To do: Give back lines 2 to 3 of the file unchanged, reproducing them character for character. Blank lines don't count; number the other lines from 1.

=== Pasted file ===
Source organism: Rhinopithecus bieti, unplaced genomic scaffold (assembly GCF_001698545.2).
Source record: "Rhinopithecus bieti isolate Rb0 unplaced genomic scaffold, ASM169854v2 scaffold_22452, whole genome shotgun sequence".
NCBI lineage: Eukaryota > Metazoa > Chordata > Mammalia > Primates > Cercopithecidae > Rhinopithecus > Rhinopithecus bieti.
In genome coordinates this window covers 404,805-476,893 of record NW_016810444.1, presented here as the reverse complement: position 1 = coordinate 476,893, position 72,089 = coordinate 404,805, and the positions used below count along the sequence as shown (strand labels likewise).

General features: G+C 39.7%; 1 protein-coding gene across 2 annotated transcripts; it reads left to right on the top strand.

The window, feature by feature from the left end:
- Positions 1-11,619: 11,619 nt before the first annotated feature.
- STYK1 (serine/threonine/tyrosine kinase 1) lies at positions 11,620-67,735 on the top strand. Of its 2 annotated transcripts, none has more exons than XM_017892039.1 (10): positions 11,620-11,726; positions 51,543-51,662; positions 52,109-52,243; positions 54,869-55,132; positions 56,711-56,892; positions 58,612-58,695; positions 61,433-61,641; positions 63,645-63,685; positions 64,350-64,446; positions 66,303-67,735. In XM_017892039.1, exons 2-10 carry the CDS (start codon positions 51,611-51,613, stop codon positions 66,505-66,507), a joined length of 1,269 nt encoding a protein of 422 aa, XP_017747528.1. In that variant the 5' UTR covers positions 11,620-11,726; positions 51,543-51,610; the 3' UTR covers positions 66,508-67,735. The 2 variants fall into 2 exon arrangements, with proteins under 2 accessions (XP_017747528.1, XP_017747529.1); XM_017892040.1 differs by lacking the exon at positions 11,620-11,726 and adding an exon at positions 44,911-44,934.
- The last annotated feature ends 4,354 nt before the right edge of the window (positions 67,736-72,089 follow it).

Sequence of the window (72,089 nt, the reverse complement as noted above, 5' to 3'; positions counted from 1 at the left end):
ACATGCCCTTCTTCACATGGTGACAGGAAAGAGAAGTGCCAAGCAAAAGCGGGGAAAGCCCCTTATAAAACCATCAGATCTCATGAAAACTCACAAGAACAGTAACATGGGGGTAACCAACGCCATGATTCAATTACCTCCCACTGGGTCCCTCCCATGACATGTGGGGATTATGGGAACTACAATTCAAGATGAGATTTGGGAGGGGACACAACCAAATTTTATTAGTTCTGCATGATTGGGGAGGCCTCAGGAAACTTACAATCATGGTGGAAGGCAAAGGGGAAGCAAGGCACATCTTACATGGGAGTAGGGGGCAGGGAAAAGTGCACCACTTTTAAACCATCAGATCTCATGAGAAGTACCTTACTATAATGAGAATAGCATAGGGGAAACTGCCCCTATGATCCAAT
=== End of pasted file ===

Source record: "Rhinopithecus bieti isolate Rb0 unplaced genomic scaffold, ASM169854v2 scaffold_22452, whole genome shotgun sequence".
NCBI lineage: Eukaryota > Metazoa > Chordata > Mammalia > Primates > Cercopithecidae > Rhinopithecus > Rhinopithecus bieti.